Protecting Ethiopia’s wetlands for balancing ecosystems

January 18, 2019 Africa , Environment , Opinion , OPINION/NEWS , OTHER

unicef photo



Abebe Wolde Giorgis



Wetlands such as lakes, rivers, swamps, salty lakes and man-made lakes have numerous values for balancing the environment and ecosystem at large.


Some of the swamps contain water all year while others dry up in winter season. The rift valley regions, the south western part of Ethiopia around the Elu ababora areas and parts in the northern east of the country are categorized as wet land places. There are also wetlands and water bodies in the dry land of the Somali and Afar regions.


Afwork Hailu is the Director of the Ethio Wetland and Natural Resource association which is engaged mainly in the protection of wetlands and the environment and works with the cooperation of various government and non-governmental organizations. Currently the association has several sites at the country level.


According to Afework, wet land areas have numerous economic and environmental values. Most productive lands which are rich in soil moisture are found in these areas. In dry season they serve as fodder provider to cattle.


The areas are also the source of fuel, wood and grass which are used for traditional house construction in rural parts of the country. There are also medicinal plants and these all help women in the area drive their income by tapping the resources and overcoming problems that arise in time of drought. In addition, the areas have immense potential in attracting tourists.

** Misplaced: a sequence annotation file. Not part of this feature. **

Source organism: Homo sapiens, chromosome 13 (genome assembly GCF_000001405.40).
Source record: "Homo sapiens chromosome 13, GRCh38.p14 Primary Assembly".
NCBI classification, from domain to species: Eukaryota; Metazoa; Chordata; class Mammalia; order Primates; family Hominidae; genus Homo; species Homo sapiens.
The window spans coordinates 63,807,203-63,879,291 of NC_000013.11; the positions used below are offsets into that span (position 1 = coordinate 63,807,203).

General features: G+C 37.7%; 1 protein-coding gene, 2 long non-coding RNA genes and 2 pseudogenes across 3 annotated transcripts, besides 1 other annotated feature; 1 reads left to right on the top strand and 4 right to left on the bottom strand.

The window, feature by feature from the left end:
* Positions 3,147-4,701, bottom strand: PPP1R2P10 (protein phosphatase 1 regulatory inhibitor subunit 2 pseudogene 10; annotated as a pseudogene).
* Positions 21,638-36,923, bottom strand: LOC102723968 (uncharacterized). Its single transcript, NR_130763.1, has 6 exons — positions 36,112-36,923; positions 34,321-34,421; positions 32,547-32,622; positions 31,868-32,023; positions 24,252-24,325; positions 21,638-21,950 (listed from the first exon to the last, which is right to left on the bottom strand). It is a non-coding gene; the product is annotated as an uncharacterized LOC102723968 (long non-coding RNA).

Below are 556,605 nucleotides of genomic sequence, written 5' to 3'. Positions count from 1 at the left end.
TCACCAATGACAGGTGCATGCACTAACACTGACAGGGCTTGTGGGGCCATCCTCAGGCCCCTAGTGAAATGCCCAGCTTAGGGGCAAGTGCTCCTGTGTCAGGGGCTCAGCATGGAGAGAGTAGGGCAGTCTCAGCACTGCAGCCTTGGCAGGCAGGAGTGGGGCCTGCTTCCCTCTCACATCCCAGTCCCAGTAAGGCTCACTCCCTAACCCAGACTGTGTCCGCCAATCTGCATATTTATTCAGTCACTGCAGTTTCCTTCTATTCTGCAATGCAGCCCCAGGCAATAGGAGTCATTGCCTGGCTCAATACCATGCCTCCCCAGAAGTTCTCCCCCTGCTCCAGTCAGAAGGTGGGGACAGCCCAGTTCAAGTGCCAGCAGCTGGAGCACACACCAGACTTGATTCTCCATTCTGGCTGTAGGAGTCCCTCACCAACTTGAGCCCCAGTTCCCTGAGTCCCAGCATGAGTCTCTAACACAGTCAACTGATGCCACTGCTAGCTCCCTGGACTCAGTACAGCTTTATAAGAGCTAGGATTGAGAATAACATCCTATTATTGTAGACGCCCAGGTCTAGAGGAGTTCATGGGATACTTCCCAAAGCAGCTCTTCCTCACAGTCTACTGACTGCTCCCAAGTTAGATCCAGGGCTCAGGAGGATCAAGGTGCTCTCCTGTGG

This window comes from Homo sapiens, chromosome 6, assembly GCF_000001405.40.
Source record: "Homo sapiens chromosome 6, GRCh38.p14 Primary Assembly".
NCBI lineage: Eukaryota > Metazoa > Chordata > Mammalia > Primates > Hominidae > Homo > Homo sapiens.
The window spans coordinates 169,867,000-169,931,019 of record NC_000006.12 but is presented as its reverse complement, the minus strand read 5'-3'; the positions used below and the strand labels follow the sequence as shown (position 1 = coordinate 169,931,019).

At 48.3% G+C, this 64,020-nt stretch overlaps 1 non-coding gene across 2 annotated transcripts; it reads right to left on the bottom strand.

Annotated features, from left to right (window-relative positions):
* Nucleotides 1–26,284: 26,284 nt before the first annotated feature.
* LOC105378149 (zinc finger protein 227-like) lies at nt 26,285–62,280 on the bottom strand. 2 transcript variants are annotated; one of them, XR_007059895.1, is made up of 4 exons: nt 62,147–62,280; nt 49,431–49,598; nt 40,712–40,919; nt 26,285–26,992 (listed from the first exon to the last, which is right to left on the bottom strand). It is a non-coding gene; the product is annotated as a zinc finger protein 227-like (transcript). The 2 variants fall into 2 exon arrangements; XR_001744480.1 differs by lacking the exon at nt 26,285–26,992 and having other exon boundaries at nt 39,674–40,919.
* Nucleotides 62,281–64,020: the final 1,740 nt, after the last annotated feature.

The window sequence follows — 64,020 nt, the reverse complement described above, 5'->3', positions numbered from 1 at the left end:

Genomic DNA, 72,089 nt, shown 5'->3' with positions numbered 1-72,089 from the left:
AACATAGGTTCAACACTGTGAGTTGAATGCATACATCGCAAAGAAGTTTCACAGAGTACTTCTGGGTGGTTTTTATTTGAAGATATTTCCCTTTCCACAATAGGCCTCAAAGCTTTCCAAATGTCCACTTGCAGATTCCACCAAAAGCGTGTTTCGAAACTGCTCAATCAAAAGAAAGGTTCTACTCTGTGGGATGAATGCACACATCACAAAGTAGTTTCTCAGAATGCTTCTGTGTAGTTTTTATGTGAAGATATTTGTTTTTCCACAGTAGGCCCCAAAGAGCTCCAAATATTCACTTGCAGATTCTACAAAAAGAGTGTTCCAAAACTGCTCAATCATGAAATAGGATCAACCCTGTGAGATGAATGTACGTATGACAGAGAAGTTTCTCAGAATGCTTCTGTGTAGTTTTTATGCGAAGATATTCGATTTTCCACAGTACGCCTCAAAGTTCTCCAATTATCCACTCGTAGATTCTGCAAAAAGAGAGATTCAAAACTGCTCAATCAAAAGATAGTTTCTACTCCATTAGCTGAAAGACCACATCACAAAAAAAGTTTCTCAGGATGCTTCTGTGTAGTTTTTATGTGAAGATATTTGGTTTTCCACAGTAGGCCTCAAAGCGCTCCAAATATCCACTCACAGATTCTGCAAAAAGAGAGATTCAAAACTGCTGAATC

Tena Alem Ayalew is a researcher on wetlands in the Forum for Environment Ethiopia and has a long experience in environmental protection. According to him, wet lands play a crucial role in balancing the ecosystem and have a capacity to arrest rain water from changing into floods which averts soil erosion and land degradation. They also defend urban centers, development sites and farms from destruction caused by the over flowing of water deltas.


In addition they protect rivers from pollution and make them clean, creating a conducive situation to the surrounding people to get suitable water used for household purposes and feeding water to rivers. However, because of various reasons they are now threatened by human activities and natural phenomena.


According to Tena Alem, in the last half century a number of wetlands in Ethiopia have been used unwisely by local communities, as a result of which many of them are endangered and a few are on the verge of extinction. Therefore, adequately protecting wetlands and utilizing them sustainably is an urgent matter.


In the past, wetlands were managed by local communities based on their indigenous knowledge but in recent years everything has changed dramatically. Needless to say, the effect of natural factors such as hydro-meteorology sedimentation and seismic processes are major contributors of the wetland degradation. But upto now it is difficult to quantify because there is no monitoring mechanism. As mentioned above, the effect of the anthropogenic factor also puts pressure on the wetlands.


According to Afwork, wetlands, as part of lakes and sea, source of marine life and the abundant availability of different types of fishes, can support the struggle for food security. But because of natural and human activities the amount of water in the lakes is declining. In some parts of the country, water bodies have already dried up.